11 Best Home Décor Shops in Seattle
Just in time for a seasonal refresh, these spots deliver the goods.
By Chelsea Lin & Nia Martin
April 10, 2018
Our Emerald City is a gold mine when it comes to finding the goods needed to furnish and decorate a home. Vintage wares? Check! Local artisan goods? Check! Sustainable, contemporary furniture? Check, check!
So, choosing our favorite shops and goods was a little like choosing our favorite food or movie or child…they’re each so different, and there’s a reason to love each one. But these home shops from around the city set the bar especially high with their unique offerings, in-store experience and on-trend selections. Whether you lean toward a coffee table made from recycled barn wood or an antique silver set, you just might discover that one of our favorite home shops is one of your favorites, too.
Ballard, 5330 Ballard Ave. NW; 206.783.7125
Whimsical and vibrant without crossing over to kitschy, the contents of this wonderful Ballard shop (above) would warm any home. Although owner Nicole Vandermeulen and her team of design consultants succeed in selecting one-of-a-kind home decor and gift items—such as plush throws and bold accessories—it’s the upholstered bespoke furniture that really sets this place apart from the other adorable Ballard Avenue stores. Hundreds of fabrics are available to cover pieces ranging from petite swivel chairs to expansive sectional couches. What we love most is how they embrace color here—if you’re looking for somewhere to pick up the latest jewel tones or bright pastels, this is your place.
GETTING PERSONAL: Michele Bayle’s shop is filled with items that add personality to any space. Photograph by Jay Alan.
Bayle and Co.
Seward Park, 5224 Wilson Ave. S, No. 102
Interior designer (and owner of Columbia City’s Wink Eyewear) Michele Bayle opened her multiroom Seward Park shop in late 2016 with a mission to help people “make their space personally theirs,” she says. To do so, she’s put together a selection of reasonably priced home goods that pop with personality, from gilded leather pillows and shaggy poufs to air plant holders and unusual picture frames. Many items are from Pacific Northwest artists, and a new collection features pillows, curtains, placemats, napkins, totes and pouches made from hand-crafted, batik-printed cotton she has sourced from Ghana. Swing by for a drop-in consultation (for a small fee) on the third Thursday of every month.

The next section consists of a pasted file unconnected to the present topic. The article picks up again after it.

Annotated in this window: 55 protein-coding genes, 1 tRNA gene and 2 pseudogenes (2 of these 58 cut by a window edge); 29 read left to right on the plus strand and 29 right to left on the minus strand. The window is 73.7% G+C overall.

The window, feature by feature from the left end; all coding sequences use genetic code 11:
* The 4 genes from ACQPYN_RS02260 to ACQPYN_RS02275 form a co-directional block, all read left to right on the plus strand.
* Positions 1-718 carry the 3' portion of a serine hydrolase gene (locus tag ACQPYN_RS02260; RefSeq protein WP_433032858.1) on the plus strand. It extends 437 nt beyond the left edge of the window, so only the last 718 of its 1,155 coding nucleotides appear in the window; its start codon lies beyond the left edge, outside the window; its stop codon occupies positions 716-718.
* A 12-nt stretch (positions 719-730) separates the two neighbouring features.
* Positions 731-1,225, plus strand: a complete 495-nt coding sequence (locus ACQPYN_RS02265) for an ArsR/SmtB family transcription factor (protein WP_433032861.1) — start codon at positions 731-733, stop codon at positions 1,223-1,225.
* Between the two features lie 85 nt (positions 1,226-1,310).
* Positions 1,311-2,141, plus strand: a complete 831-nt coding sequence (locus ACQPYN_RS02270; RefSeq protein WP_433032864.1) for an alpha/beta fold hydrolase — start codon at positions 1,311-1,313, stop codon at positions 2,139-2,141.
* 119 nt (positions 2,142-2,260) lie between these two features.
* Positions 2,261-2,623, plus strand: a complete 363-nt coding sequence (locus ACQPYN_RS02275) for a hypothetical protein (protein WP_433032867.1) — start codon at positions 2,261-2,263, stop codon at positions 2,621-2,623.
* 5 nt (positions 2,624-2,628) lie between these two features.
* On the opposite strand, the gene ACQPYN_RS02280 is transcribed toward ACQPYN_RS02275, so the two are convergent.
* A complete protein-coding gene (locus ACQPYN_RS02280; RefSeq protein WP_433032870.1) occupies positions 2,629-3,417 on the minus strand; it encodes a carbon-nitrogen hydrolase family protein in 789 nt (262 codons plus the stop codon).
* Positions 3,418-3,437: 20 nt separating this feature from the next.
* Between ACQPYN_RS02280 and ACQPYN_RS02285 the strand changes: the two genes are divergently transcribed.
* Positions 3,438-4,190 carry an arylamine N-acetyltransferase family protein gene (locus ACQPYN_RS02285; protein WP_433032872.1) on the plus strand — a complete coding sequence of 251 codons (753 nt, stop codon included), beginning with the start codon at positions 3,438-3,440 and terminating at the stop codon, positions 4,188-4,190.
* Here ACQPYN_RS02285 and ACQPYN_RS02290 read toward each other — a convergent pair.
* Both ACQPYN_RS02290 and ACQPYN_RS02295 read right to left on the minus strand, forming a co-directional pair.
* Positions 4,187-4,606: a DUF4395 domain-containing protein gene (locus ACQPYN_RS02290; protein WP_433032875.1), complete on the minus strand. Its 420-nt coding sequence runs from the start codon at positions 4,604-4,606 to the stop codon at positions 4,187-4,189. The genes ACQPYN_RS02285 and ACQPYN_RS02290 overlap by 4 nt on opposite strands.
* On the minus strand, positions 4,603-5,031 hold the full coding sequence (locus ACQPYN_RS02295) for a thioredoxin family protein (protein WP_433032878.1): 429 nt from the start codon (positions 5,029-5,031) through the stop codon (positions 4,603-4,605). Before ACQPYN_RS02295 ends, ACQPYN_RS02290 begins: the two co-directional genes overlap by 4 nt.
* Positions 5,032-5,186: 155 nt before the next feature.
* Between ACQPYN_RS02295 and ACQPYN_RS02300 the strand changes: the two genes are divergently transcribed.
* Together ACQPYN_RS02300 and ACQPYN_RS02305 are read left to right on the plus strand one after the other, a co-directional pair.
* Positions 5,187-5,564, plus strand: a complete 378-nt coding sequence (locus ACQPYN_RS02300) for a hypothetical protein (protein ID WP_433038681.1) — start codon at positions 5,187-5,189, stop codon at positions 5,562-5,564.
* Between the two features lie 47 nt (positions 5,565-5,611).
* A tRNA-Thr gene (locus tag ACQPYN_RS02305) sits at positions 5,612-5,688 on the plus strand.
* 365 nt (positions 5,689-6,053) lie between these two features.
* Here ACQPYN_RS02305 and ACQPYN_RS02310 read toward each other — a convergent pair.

FINE TIME: Looking for a custom art piece or a restored antique? Head to The Phinery. Photograph by Julie Mannell.
Phinney Ridge, 6500 Phinney Ave. N, Suite A; 206.494.3355
Opened just last year, The Phinery is a one-stop shop for home decor items and decorating services by owner and interior designer Becky Ducsik, who also directs the restoration of specialty antique pieces. “The result is a wide variety of items produced in small batches that each have their own story,” says Ducsik. The small shop also carries custom art pieces and a variety of gifts and accessories for the home in a cozy and inviting atmosphere. Have an antique that needs some new life breathed into it? You’re in luck, as Ducsik also enjoys helping her customers reimagine their vintage heirlooms as contemporary pieces that retain the integrity of their original design.
IMAGINE THIS: Get inspired in Room and Board’s showroom where room vingettes show you what’s possible. Photograph by Room and Board.
Room and Board
University District, 2675 NE University Village St.; 206.336.4676
American-made-furniture classic Room & Board has been around since 1980, but landed in Seattle in late 2012, opening an expansive store in University Village. “We have created modern furnishings designed to be practical, timeless and comfortable,” says R&B brand liaison and design associate Elaine Thompson of the store’s tried and true offerings. The store is known for investing in the creative Seattle community with events like a designer showcase, which features Seattle-based fashion and accessory designers who are invited to restyle a room in the R&B showroom. To experience the store is to escape the hustle and bustle of U Village. Just take the escalator up to the airy showroom, laid out in a large loop by category—including kids and outdoors—and breathe.
EYE CANDY: Ted Kennedy Watson has won awards for visual merchandising; the layers of goods in his shops (Watson Kennedy Fine Home is pictured here) invite customers to discover the perfect accessory for their home. Photograph by Ted Kennedy Watson.
Watson Kennedy Fine Home, Downtown, 1022 First Ave.; 206.652.8350
Watson Kennedy Fine Living, Pike Place Market, 86 Pine St.; 206.443.6281
Ted Kennedy watson knows the Seattle lifestyle. Going strong for the past 20 years, his Watson Kennedy Fine Home and Fine Living shops seamlessly blend new wares with vintage items—not surprising for the winner of the National Retail Excellence Award for Visual Merchandising. “The shops are set up by color, layer after layer after layer,” says Watson of his home gift and accessory selections, which range from Diptyque candles to vintage sets of patterned china, and everything in between. With strong French and English influences, the shops reflect Watson’s refined curations, allowing customers to discover what appeals to them most.